It was a protest with a difference today outside Deputy Premier, Jackie Trad’s office with city and country coming together to work towards a more productive and fairer Queensland.
The quick-stitching Knitting Nannas and the all-singing, all-dancing Queensland Sadies joined forces with more traditional campaigners protesting about questionable political decisions, including Lock the Gate’s Drew Hutton.
The good-natured protest was called to persuade the Labor government to:
- Act more positively to prevent the Stage 3 expansion of the Acland coal mine
- Set up a far-reaching political corruption enquiry with powers similar to ICAC in NSW to investigate the questionable decisions by the former LNP government that led to the Acland approval and many other matters
- Overturn the LNP decision to give mining companies free and unlimited access to precious groundwater.
Lock the Gate Alliance has lodged a wide-ranging complaint with the Crime and Corruption Commission (CCC) in relation to about $1 million of political donations to the Liberal Party of Australia made by the Acland Stage 3 coal mine proponent, New Hope Corporation and its parent company, Washington H Soul Pattinson.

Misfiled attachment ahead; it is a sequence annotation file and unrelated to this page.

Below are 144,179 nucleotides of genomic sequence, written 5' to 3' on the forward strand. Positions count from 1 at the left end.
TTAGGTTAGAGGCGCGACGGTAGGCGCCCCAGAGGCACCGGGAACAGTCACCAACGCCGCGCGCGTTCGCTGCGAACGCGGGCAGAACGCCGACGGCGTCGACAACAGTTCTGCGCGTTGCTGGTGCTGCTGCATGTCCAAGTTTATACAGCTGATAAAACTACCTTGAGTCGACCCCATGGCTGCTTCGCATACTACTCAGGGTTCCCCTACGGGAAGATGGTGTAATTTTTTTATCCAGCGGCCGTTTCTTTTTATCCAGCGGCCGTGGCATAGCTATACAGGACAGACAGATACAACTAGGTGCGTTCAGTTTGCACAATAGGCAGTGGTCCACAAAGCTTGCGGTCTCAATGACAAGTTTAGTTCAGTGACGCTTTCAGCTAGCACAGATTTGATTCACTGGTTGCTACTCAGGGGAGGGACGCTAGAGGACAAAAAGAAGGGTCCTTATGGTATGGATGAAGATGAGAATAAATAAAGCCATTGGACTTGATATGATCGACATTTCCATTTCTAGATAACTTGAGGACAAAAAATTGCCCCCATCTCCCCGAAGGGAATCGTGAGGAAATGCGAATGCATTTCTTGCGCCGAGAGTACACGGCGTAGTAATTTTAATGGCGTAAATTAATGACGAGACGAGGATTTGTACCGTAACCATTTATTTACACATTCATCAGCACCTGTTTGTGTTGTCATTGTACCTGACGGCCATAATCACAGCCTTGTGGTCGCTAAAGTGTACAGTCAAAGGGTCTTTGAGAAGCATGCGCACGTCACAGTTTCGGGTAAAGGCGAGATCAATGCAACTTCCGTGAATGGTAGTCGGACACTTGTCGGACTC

Mr Hutton said a more wide-ranging investigation was needed.
“This Liberal Party donation is just the tip of the iceberg and we need an inquiry into any matters that show an undue influence by mining companies on government decision-making,” he said.
Paul King of the Oakey Coal Action Alliance (OCAA) said: “The people of the Downs will suffer if this expansion goes ahead. Health problems like asthma will increase for those forced to live near the mine and groundwater aquifers will drop dramatically.”
Locals must now take their objections to the Land Court to stop the expansion. Final objections to Acland Stage 3 close tomorrow (October 2).
“This matter shouldn't have to go to court. We want the Queensland Government to make good on their promise of clean, open Government now. We need our clean, green food bowl,” Mr King said.
“The company will get all the profits, most of the royalties and in ten years will be gone. Queenslanders will get dusty coal trains running past their houses and a hole in the ground. How is this a good deal?” he asked.